Author: Dr. Atilla Grandpierre
The evolvement of the Silk Road is one of the greatest achievements of history, because it opened up new horizons for development by creating close links between the greatest ancient cultures. Remarkably, the region of the northern Silk Road is the primary home of pentatonic music. We are going after this relationship in our article.
Long-distance trade routes always evolve between two interested parties. We know that China was the starting point of the Silk Road. If China was one of the parties, what was the other party? Which was the other, similarly developed civilization with which China was happy to trade? As far as we know today, there were four ancient civilizations: China, India, Mesopotamia and Egypt. None of these is mentioned in connection with the main route of the Silk Road. The excellent Russian archaeologist, Elena Kuzmina, writes in her book “The Prehistory of the Silk Road” published in 2007, that the most important, northern route of the Silk Road was the one which stretched across the Eurasian steppe and, starting in China, it linked Central Asia with the northern coast of the Black Sea for several millennia. What sort of an ancient high culture existed at the other end of the main route of the Silk Road? For us, it is particularly remarkable that pentatonic music is the most characteristic on the Eurasian steppe ranging to the Carpathian Basin on the west, around this important, northern branch of the Silk Road. Pentatonic folk music may be a very important guide to the exploration of this ignored ancient high culture. The Eurasian steppe does not stretch to the northern coast of the Black Sea but to the Carpathian Basin, and pentatonic music survived much more here, in the Carpathian Basin than at the northern cost of the Black Sea. Might an ancient high culture, which has been ignored up to this day, have existed in the Carpathian Basin?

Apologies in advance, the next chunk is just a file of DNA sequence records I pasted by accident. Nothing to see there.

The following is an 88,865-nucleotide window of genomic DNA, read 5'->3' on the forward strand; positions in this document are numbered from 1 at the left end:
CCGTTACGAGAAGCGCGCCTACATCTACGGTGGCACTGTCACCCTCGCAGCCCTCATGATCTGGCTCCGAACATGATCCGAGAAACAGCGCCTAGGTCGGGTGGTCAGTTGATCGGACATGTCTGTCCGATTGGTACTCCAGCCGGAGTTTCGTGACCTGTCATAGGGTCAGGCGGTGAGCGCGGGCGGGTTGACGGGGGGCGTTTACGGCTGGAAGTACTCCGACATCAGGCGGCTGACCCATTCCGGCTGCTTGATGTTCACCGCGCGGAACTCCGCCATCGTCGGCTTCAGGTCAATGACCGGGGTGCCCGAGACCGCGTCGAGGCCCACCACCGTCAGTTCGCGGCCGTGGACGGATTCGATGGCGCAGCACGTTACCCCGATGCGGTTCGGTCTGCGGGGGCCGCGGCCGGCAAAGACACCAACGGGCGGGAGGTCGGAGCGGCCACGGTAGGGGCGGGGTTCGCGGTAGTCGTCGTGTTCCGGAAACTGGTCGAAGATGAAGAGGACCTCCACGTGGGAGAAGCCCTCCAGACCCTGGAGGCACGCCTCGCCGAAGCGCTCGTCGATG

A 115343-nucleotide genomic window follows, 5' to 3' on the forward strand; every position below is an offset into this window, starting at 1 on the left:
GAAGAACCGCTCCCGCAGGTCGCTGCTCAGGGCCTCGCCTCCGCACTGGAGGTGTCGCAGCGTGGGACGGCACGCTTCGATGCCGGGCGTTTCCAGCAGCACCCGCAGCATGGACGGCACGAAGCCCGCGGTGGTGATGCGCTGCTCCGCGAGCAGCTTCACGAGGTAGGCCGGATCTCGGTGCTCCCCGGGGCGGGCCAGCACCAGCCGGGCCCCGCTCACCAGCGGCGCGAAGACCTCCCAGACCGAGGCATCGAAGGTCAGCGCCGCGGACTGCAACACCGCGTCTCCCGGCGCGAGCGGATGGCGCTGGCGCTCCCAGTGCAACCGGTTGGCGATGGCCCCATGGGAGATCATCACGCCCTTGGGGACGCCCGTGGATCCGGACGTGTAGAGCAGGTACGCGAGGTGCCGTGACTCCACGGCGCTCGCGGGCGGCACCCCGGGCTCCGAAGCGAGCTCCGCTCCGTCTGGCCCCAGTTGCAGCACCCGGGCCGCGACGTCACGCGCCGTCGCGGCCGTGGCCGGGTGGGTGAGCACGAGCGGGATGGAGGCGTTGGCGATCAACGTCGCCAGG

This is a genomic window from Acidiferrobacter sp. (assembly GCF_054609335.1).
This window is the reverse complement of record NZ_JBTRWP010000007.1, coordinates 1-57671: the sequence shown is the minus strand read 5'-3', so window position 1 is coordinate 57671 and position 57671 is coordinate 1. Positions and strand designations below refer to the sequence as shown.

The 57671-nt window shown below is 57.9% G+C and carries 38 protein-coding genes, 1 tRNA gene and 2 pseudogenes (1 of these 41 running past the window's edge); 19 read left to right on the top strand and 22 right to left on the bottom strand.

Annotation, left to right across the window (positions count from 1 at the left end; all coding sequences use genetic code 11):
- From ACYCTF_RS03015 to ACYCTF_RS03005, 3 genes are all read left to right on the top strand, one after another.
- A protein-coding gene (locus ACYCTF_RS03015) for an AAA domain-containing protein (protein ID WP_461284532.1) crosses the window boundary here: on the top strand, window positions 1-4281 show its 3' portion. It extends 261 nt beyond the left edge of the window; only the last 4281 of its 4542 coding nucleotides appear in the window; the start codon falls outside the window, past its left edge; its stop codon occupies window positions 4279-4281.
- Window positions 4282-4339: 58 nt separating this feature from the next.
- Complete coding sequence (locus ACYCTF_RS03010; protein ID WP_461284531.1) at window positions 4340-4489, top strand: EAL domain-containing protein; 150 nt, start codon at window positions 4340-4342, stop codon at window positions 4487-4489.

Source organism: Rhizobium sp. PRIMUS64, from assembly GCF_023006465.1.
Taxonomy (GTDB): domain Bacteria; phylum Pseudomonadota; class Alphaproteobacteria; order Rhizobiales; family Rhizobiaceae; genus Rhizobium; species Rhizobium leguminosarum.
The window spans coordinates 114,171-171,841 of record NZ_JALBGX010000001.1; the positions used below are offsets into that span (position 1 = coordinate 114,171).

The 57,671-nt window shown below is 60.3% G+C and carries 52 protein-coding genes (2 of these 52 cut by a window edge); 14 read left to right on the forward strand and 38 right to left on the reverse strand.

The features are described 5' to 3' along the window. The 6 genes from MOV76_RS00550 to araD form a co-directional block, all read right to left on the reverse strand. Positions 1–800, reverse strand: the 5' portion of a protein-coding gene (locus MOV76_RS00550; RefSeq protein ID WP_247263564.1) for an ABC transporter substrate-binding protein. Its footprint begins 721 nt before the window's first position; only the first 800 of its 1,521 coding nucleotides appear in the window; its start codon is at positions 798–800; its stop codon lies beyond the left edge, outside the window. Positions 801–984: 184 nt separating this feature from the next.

John Noble Wilford wrote in the New York Times in 2009, ‘Before the glory that was Greece and Rome, even before the first cities of Mesopotamia or temples along the Nile, there lived in the Lower Danube Valley and the Balkan foothills people who were ahead of their time in art, technology and long-distance trade. New research, archaeologists and historians say, has broadened understanding of this long overlooked culture, which seemed to have approached the threshold of “civilization” status. To some scholars, the people and the region are simply Old Europe. The settlements maintained close contact through networks of trade in copper and gold and also shared patterns of ceramics. A few towns (…) grew to more than 800 acres, which archaeologists consider larger than any other known human settlements at the time.”
Similar patterns from the ancient cultures of the Carpathian Basin and China. Peculiar archaeological artefacts demonstrate the commercial and/or cultural relationship between the culture of Old Europe and China’s Yang Shao culture. On the left, a clay vessel with a tubular base and interlacing spirals, originating from the archaeological culture of Old Europe can be seen. This archaeological culture is the Erősd-Cucuteni-Trypillian culture; it ranges from Transylvania to the north coast of the Black Sea and the Balkan, and existed from 5,100 to 2,400 B.C. On the right, a very similar clay vessel, decorated with interlacing spirals, can be seen; it is from the Yang Shao culture, which existed at the bend of the Yellow River, around Ordos, the starting point of the Silk Road, from 5,000 to 3,000 B.C. The distance between the two sites is more than 7,000 km.
The “Old Europe” culture evolved in the Carpathian Basin. It supposedly existed in the period between 6,000 B.C. and 2,400 B.C. Blagoje Govedarica, Professor of Archaeology in Hamburg proved that from 5,100 B.C. the archaeological culture characterised by burying with sceptres had created cultural centres by the Lower Danube, the northern coast of the Black Sea, in the Volga-Kama Interfluve and in the Caucasus. These cultural centres lived in peace with each other, and had close contact with the regions to the east of the Ural Mountains. In recent decades, it has been revealed that metallurgy was invented in Old Europe, in the Balkan-Carpathian metallurgical province around 5,5000 B.C. For thousands of years, Old Europe was the European centre of agriculture, metallurgy, housing, refined pottery and high-level stone working. Their descendant peoples were the pre-Scythians and the Scythians. In the last millennium B.C. Ancient Greeks called the entire region of the Eurasian Plain the empire of the Scythians and later that of the Sarmatians, akin to Scythians; Chinese called it the empire of the Huns. In recent decades, we have learnt more and more new information about the extraordinary antiquity, world-class goldsmithery, fascinating zoomorphic art, and legendary wealth of the Eurasian Scythian-Hun civilization. It is getting more and more obvious that in the first millennia BC, there was a civilisation on the Eurasian Plain, which was on a par with the ancient Chinese, Greek, Indian and Egyptian civilisations, and it was even more developed at handicrafts.